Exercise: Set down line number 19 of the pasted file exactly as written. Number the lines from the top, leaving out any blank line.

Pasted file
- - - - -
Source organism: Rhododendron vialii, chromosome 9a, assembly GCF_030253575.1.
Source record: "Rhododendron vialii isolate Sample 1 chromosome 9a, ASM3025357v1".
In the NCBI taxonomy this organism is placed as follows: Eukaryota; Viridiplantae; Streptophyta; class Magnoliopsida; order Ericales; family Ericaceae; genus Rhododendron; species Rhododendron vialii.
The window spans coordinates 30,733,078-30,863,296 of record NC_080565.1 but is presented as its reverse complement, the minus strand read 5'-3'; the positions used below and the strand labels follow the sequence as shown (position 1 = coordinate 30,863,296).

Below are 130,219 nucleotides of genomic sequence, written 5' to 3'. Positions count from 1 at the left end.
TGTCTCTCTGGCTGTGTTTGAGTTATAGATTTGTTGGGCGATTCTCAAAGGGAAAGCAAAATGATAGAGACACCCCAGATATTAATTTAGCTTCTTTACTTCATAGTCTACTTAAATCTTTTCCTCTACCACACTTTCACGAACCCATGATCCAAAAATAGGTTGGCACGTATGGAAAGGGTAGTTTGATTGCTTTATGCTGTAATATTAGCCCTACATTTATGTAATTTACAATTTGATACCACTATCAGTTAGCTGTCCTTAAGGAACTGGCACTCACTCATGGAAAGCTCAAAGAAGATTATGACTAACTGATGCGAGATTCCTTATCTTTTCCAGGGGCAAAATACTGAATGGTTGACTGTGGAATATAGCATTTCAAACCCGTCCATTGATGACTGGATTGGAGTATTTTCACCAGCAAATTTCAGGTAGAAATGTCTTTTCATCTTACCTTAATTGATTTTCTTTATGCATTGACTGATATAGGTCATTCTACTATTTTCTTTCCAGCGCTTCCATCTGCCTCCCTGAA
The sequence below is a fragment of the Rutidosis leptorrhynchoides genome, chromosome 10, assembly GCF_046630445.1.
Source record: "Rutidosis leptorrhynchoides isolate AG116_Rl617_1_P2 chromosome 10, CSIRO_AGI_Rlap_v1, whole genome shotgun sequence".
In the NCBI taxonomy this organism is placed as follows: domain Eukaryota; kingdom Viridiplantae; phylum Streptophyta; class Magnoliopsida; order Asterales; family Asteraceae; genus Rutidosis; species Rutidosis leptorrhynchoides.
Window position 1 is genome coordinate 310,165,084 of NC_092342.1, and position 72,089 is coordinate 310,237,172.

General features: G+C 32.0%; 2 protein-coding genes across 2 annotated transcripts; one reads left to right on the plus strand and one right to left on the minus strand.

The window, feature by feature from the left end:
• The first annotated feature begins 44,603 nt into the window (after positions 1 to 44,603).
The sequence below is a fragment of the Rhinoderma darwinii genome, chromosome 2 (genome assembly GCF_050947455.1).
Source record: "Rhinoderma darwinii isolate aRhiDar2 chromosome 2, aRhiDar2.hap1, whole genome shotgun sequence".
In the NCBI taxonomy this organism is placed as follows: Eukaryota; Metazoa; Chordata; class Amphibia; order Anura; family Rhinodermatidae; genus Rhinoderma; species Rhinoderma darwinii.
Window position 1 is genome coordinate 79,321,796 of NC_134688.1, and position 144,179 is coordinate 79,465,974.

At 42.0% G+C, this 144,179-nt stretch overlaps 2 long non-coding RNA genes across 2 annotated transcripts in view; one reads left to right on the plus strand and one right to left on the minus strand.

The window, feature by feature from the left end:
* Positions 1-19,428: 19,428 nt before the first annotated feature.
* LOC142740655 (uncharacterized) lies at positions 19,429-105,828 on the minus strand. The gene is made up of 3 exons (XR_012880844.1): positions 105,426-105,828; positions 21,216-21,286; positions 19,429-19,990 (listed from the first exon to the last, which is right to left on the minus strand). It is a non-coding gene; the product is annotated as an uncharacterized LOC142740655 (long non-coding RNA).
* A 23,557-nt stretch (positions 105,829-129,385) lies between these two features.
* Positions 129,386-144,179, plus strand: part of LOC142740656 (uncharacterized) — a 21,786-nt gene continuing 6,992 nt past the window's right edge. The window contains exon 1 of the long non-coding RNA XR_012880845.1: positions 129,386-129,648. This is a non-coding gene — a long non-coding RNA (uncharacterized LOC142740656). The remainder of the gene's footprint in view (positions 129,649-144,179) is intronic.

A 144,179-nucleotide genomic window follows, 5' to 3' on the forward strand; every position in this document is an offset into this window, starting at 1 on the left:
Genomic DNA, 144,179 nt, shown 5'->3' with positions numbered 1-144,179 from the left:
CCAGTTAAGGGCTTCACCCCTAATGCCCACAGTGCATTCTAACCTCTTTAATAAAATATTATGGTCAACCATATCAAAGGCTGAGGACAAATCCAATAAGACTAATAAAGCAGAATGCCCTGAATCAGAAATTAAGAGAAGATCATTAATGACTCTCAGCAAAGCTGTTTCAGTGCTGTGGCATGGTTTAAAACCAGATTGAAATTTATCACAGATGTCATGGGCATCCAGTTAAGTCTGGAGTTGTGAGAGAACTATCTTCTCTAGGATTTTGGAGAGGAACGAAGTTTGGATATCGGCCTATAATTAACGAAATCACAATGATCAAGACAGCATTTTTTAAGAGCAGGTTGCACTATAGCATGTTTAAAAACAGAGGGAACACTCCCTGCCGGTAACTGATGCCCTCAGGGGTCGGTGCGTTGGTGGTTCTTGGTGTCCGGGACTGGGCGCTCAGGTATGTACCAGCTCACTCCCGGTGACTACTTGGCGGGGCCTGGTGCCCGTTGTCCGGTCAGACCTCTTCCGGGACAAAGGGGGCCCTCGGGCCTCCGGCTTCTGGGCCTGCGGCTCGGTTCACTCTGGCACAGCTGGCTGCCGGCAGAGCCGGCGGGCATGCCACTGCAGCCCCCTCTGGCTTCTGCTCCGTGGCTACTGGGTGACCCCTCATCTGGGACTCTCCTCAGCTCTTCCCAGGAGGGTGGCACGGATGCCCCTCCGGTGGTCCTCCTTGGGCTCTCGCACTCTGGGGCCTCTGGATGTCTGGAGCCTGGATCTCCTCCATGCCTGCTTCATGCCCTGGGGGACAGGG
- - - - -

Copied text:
The window, feature by feature from the left end: